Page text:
Winnipeg Jets Year End Report Card: Forwards

Winnipeg Jets Report Card for the Final Quarter: Forwards — 

The Winnipeg Jets season is over and they have missed the playoffs again albeit in the tougher Western Conference.  I also must point out that the Western Conference lost the Columbus Blue Jackets and the Detroit Red Wings to the Eastern Conference and the Jets competition was reduced by two good teams, so where does this season compare to the previous two years?  The Winnipeg Jets record after 82 games was  37 – 35 – 10.  Eight games below the real .500.  Usually a real .500 will get you into the playoffs, so they weren’t really all that far away. 

Most grading systems I’ve seen just do a basic grading of the forwards, the defencemen and the goaltending in groups.  I wanted to try something different by evaluating each player based only on his play and then evaluating his play based on his salary.  This is not very scientific and at times not very fair.  Ron Hainsey was a prime example of that during his time in Winnipeg.  Olli Jokinen has seen his share of criticism too based on his salary.  After years of coaching and scouting, I just look at the game a little differently than I used to as a fan.  You’d almost think the money was coming directly out of my own pocket.  As a season ticket holder, I guess a miniscule part of it is.  

My Criteria

1. The players position and roll in the line-up for each game … example: top  6 forward, PP.

2. The amount of ice time and hard minutes. example: playing against top lines, PK.

3. Expectations from coaches, media, fans, etc.

4. Salary or “Return On Investment” (ROI).  This may seem unfair and not very popular with the mainstream media but in 1990 the NHLPA decided to introduce salary disclosure.  This was to give the players some negotiating leverage when comparing their salary with comparable players around the league.

With NHL salaries now readily available to anyone, it has now opened up the players to public scrutiny so there is no hiding your salary from the fans.  I’ve heard lots of fans on talk radio or social media state they could care less what a player makes.  That’s fine and that is their prerogative but player salaries impact your favorite team greatly.  Over-paying under producing players impacts the teams ability to make trades, sign FA’s, etc. so salary should not be taken lightly. This report is just another in a long line of different opinions from different sources.  Agree or agree to disagree is fine by me.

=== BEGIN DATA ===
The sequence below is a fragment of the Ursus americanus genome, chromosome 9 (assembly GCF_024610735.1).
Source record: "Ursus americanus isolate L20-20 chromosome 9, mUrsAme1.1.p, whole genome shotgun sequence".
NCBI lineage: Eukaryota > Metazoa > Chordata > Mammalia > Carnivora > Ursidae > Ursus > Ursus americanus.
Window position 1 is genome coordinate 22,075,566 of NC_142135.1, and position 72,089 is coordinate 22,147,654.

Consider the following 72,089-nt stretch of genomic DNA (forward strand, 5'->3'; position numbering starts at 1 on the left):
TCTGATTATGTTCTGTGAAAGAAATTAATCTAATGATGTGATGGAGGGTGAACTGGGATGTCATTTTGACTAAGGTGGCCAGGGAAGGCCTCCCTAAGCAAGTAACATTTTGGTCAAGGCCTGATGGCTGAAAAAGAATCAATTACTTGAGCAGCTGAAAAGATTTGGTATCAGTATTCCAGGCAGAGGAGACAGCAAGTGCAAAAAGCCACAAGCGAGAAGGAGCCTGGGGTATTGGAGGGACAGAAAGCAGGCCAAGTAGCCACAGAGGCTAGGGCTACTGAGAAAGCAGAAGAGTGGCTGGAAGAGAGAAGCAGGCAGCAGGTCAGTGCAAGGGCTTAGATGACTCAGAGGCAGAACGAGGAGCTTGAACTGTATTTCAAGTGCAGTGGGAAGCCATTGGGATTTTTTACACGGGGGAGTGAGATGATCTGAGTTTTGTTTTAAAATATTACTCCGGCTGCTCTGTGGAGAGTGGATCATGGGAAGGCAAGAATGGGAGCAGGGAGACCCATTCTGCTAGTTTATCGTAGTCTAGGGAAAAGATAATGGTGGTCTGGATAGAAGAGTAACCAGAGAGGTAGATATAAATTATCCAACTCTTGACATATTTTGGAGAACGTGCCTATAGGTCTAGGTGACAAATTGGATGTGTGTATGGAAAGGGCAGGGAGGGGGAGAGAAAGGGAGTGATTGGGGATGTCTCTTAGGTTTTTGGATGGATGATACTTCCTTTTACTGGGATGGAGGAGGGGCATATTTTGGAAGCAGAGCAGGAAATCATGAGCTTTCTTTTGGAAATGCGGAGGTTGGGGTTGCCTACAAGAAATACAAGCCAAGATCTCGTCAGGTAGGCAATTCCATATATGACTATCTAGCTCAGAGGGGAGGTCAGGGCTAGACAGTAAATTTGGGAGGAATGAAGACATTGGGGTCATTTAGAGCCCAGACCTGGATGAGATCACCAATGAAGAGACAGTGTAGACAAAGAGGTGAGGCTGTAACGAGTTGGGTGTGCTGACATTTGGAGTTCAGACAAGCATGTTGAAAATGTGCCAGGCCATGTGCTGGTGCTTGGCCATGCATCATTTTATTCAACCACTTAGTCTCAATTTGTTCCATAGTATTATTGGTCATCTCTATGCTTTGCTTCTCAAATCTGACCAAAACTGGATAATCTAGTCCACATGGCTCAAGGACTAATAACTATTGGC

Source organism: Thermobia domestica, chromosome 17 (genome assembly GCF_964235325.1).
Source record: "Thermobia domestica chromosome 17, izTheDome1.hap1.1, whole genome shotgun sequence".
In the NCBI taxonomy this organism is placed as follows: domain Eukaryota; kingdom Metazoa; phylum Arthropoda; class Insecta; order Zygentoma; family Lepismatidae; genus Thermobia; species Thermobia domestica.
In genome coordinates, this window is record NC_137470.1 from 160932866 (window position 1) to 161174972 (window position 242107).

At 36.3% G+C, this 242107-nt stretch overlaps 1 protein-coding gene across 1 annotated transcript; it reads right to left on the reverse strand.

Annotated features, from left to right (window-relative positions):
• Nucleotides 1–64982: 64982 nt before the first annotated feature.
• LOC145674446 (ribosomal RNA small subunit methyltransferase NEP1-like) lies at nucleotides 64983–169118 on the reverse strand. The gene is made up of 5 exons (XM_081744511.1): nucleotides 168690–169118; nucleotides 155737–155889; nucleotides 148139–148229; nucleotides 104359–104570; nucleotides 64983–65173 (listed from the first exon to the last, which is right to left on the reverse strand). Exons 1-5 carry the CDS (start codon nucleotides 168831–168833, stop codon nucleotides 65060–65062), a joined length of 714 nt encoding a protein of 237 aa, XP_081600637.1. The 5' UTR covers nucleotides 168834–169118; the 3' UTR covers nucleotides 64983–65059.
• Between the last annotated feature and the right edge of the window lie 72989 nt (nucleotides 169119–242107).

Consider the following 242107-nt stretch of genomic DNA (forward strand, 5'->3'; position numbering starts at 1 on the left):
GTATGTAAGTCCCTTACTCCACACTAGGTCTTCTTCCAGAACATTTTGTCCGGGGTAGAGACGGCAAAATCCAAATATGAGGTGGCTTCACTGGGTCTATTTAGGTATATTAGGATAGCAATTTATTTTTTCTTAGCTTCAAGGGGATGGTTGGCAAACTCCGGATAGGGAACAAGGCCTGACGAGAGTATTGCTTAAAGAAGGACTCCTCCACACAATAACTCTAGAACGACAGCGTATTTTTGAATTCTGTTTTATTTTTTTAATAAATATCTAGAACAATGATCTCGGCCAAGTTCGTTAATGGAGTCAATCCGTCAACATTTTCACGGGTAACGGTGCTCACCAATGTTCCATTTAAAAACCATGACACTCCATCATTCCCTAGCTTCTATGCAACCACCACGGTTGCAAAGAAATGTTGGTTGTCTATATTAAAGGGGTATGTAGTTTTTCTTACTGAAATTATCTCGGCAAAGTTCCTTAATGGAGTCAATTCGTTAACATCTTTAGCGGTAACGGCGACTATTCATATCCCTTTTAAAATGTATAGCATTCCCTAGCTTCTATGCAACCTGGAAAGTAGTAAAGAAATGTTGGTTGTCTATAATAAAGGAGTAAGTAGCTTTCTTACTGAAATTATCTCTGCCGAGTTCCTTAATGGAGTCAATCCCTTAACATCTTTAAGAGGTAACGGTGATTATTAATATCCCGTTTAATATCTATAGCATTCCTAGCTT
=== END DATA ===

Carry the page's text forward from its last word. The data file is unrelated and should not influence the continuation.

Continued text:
Keep in mind, the first grade is based strictly on what you see on the ice.  The second grade, ROI, is based on whether I think the player is earning his salary or is the team getting the appropriate “bang for their buck”

Under “Salary” column, you will notice this years salary along with the “cap hit” courtesy of capgeek.com/jets 

Winnipeg Jets 2013-14 Forwards

I have to admit I really liked the addition of Dustin Byfuglien to the forward line.  For me he seemed more engaged, much more physical and he played with a different edge in his game.  The best part is the Jets were still able to use his offensive talents on the point on  power-play.  Big Buff stated during his exit interviews that he would like to go back to playing defence but he’ll do whatever the team needs him to do.

For me the Winnipeg Jets two best forwards were Blake Wheeler and Bryan Little with an honourable mention to Michael Frolik.  Some how Paul Maurice (just resigned today) will have to somehow convince Blake Wheeler that the month of October is actually November if you know what I’m getting at.  Wheeler could be a point per game player in he got off to better starts. 

FORWARDFINAL

 

February 27, 2014-Jets-Coyotes-14

Blake Wheeler had a very good year.                photo by Shawn Coates

I stated this at the mid-term report and also at the 3/4 pole report and nothing really has changed, but when a hockey team is on the wrong end of as many one goal hockey games as the Winnipeg Jets, the odd goal from the 4th line could be huge.  The Winnipeg Jets fourth line is unacceptable and needs to be addressed this off-season. 

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